Coping with Cancer - Wigs for Cancer Patients

Coping with cancer can be tough both physically and emotionally. Losing your hair is one of the most common side effects of cancer treatment. It can really affect your self-esteem and confidence. Wearing a wig can help you feel more like yourself and boost your confidence during this difficult time.

For the good of your physical and psychological well-being, it’s important to choose a wig that is both comfortable and fits well. Fitting your first wig can be an emotional experience, it may make losing your hair feel real for the first time. Going to a wig specialist will help as they will understand your feelings and will do all they can to make you feel comfortable during your fitting. 

The stage of cancer treatment you are in and the extent of your hair loss are important factors to consider when and if to wear a wig for the first time. Some people prefer not to wear a wig, to begin with, instead choosing to shave their head before their hair starts to fall out or wearing a hat or scarf during the period of chemotherapy treatment. 

After chemotherapy, it is important to be gentle with your hair and scalp and you may wish to try wearing a scarf, a turban, or a hat as an alternative to wearing a wig. As your hair grows back after chemo, styling options with your own hair increase. When your hair reaches pixie length, you can try out hair accessories like headscarves and hair clips, when it gets a little longer you can choose a "sleek style" or perhaps even a "shaggy" look.

Ways to style Pixie Length Hair

There are many ways to style pixie-length hair. One option is to create several small bunches using a styling product, twirling strands of hair around your fingers. Alternatively, you can create curls or part to one side. (below are a selection of our Pixie length wigs available to buy online)


Bandanas can be playful and fun and can be a great option to cover hair loss for cancer patients. Being shorter than traditional head scarves, square in shape and usually made from lightweight cotton, they are cool and comfortable and great for the summer.

Hats, turbans and fringes.

Additional options for headwear include hats, turbans, and fringes. Consider wearing soft beanies or turbans for everyday wear, or pre-tied scarves in pretty patterns for a more sophisticated look, and wide-brimmed hats or baseball caps for sun protection.

Synthetic Wigs or Human Hair Wigs?

For the many cancer patients with hair loss who do decide to start wearing wigs, there is the option of either synthetic hair or human hair. There is not a lot of difference in the look and feel of either, the most important consideration when your hair is growing back may well be the cost. Synthetic wigs are considerably cheaper and as you may not be anticipating needing a wig permanently an expensive human hair wig may not be a good investment.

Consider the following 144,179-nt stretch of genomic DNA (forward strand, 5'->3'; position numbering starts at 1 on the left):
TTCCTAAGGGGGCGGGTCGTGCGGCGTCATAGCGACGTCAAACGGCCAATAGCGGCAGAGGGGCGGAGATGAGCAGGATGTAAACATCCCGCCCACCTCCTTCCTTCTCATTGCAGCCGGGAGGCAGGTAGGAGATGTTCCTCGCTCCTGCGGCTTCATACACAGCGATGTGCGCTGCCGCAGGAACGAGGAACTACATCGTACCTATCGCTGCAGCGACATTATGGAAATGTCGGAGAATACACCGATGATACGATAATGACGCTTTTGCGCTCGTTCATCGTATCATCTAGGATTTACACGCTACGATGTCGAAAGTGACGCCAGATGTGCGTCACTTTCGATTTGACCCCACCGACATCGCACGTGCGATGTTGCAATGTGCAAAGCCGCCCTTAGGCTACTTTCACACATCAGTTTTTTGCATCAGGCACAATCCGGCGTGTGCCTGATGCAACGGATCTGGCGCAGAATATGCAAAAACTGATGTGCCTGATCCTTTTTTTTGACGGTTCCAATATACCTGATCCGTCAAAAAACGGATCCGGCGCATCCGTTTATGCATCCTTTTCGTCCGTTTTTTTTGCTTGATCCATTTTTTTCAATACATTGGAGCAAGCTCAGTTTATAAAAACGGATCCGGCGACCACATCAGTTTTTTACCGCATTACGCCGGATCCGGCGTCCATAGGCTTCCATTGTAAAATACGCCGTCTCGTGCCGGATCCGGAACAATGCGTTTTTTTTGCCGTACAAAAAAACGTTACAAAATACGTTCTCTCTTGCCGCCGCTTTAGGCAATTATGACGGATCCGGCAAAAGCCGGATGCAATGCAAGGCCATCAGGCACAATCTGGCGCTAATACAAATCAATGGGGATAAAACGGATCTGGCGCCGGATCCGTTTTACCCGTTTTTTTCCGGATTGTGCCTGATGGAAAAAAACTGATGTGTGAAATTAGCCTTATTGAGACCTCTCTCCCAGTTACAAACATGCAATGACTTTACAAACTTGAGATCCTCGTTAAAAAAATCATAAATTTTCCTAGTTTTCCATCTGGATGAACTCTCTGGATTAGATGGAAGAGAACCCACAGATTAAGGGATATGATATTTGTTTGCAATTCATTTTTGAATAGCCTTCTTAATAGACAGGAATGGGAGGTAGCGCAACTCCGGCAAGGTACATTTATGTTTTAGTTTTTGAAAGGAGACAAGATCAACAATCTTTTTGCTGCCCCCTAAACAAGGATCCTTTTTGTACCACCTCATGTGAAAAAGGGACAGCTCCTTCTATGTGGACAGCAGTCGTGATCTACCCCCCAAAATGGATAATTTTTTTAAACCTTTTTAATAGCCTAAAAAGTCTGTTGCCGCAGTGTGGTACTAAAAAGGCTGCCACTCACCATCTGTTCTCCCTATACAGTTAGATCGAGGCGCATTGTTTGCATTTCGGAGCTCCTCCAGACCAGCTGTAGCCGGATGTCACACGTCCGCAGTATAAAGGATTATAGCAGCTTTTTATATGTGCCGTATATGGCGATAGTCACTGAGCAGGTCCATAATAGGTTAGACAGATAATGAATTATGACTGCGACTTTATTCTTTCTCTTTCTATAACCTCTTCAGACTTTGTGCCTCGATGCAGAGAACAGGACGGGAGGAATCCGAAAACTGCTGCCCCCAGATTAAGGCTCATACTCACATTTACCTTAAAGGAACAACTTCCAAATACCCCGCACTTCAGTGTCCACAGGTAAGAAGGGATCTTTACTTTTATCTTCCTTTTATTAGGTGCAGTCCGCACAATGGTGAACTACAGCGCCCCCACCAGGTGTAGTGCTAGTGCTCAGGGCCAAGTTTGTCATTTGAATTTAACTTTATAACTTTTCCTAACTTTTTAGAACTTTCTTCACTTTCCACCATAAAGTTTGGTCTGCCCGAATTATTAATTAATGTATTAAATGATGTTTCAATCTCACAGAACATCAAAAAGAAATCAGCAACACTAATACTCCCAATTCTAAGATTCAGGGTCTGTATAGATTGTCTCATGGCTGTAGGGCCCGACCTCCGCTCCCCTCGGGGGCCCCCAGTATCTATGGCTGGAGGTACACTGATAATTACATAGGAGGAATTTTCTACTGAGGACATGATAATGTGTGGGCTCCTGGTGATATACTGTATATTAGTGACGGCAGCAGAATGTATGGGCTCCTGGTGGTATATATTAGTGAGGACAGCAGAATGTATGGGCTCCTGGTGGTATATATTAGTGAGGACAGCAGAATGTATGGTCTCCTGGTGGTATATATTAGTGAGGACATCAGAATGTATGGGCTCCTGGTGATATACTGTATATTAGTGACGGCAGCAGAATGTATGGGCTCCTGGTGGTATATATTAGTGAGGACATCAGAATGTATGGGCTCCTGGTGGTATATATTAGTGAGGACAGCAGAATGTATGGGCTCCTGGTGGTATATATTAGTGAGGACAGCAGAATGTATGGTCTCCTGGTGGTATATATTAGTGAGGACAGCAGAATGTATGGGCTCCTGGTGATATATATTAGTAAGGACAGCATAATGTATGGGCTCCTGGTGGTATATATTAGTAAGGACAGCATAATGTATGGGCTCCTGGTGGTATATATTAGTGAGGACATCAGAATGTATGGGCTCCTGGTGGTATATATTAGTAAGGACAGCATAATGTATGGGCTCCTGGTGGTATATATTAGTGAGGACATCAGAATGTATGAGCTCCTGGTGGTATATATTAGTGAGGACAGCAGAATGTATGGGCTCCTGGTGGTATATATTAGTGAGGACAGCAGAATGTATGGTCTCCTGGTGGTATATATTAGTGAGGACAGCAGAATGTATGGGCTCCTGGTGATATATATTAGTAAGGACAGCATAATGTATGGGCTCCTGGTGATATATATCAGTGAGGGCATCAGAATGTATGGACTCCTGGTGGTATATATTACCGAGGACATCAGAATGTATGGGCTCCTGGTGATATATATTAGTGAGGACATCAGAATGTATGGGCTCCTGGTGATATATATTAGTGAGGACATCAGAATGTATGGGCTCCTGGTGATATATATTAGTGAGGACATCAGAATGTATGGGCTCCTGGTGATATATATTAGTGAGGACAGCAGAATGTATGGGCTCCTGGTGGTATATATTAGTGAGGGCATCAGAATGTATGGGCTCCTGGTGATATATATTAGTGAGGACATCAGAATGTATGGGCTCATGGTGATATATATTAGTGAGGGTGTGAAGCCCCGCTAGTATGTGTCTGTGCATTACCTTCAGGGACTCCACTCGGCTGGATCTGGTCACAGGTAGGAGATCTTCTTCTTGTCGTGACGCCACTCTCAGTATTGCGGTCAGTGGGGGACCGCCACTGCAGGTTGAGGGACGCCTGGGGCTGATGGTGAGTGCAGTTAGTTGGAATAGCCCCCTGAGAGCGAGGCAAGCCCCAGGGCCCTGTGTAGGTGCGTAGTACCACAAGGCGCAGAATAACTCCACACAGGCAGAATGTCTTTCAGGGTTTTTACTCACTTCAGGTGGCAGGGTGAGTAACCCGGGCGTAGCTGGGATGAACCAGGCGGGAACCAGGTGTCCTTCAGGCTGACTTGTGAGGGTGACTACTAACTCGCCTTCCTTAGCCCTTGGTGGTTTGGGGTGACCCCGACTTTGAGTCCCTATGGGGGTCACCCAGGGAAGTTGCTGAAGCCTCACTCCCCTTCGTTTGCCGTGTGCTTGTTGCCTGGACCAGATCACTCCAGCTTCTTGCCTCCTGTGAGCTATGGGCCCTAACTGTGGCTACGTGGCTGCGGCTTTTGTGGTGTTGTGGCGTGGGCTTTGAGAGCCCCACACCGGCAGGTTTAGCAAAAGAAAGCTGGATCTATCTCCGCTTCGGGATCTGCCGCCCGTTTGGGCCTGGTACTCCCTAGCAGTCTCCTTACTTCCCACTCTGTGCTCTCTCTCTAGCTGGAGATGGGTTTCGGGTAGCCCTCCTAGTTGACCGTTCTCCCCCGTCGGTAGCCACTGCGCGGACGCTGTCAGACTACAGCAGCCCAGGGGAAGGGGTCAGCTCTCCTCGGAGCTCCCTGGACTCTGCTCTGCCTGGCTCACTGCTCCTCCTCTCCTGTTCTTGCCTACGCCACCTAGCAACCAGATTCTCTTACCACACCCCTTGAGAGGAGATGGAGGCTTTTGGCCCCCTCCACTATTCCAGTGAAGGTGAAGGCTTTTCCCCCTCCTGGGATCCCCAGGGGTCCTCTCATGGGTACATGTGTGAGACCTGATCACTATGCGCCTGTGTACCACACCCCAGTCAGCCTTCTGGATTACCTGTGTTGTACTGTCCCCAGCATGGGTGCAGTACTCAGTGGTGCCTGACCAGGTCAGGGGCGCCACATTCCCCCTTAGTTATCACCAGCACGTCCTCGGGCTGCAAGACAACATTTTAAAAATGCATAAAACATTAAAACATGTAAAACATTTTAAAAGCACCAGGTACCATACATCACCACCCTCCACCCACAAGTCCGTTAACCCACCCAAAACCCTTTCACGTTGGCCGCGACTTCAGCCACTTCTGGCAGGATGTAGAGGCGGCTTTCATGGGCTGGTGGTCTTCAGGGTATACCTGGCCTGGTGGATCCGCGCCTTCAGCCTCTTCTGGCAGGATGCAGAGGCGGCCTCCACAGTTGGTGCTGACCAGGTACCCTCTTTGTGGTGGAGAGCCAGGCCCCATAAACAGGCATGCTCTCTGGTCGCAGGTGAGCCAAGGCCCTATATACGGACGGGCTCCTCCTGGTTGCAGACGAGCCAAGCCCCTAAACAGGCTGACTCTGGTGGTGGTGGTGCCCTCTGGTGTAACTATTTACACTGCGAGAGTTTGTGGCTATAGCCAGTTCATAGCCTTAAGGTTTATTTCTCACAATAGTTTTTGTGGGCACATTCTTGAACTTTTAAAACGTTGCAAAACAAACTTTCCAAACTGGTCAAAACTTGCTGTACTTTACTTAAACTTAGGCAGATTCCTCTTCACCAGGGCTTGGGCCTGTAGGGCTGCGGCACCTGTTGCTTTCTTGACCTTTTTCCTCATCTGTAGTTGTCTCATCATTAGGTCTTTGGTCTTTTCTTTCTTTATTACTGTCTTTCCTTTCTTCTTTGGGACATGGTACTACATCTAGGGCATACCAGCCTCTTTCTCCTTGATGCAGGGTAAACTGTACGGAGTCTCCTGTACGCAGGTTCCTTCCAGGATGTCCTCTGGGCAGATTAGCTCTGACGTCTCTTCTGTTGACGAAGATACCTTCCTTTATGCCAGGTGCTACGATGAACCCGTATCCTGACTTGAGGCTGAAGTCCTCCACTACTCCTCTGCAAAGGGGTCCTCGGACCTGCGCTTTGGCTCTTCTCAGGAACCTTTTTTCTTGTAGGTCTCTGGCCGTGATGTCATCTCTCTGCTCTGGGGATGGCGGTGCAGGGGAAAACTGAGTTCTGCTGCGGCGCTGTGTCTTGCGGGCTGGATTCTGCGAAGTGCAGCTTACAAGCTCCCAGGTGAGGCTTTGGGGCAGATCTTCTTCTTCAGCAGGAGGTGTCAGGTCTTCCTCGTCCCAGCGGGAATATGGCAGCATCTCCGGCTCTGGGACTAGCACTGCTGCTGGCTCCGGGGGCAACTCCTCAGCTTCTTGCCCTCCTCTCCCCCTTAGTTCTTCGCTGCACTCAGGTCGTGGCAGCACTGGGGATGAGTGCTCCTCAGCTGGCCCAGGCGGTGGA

• Real hair wigs offer the most natural look and feel. The hair is soft and has a shine and movement that is hard to replicate synthetically.

  • Synthetic hair will have less versatility than human hair, however with the right care and wig maintenance fibre wigs can be styled to whatever look you prefer.

  • Weight: Real hair wigs are heat-friendly and will typically feel heavier than a synthetic wig of the same style and length.

  • Delicate: Human hair wigs incur damage from brushing, teasing, backcombing, washing and using heated styling tools

For more detailed information about the differences between synthetic and human hair click here.

The best styles of wigs for hair loss patients - things to consider?

When choosing a wig after hair loss, there are several factors to consider such as the type and size of the wig you choose. In order for the wig to fit correctly, you might consider getting a smaller size, as hair loss will cause the wig to sit closer to the head. If your hair is long, consider having it cut short so that switching to a wig or other head covering will be less noticeable.

If you wish to match your current style and do not wish your wig to be noticed, choose the same volume of hair as you had before, too much hair can make it look obvious that you are wearing a wig. Remember that the wig can be cut and styled by a hairdresser and choose one shade lighter than your own hair.

When is the best time for a newly diagnosed cancer patient to apply for an NHS Wig?

The best time to apply for an NHS wig is right after your cancer diagnosis and before you begin treatment. You should not have to wait more than 2 weeks to see a specialist if your GP suspects you have cancer and urgently refers you. In cases where cancer has been confirmed, you should not have to wait more than 31 days from the decision to treat to the start of treatment. 

NHS and Health Service wigs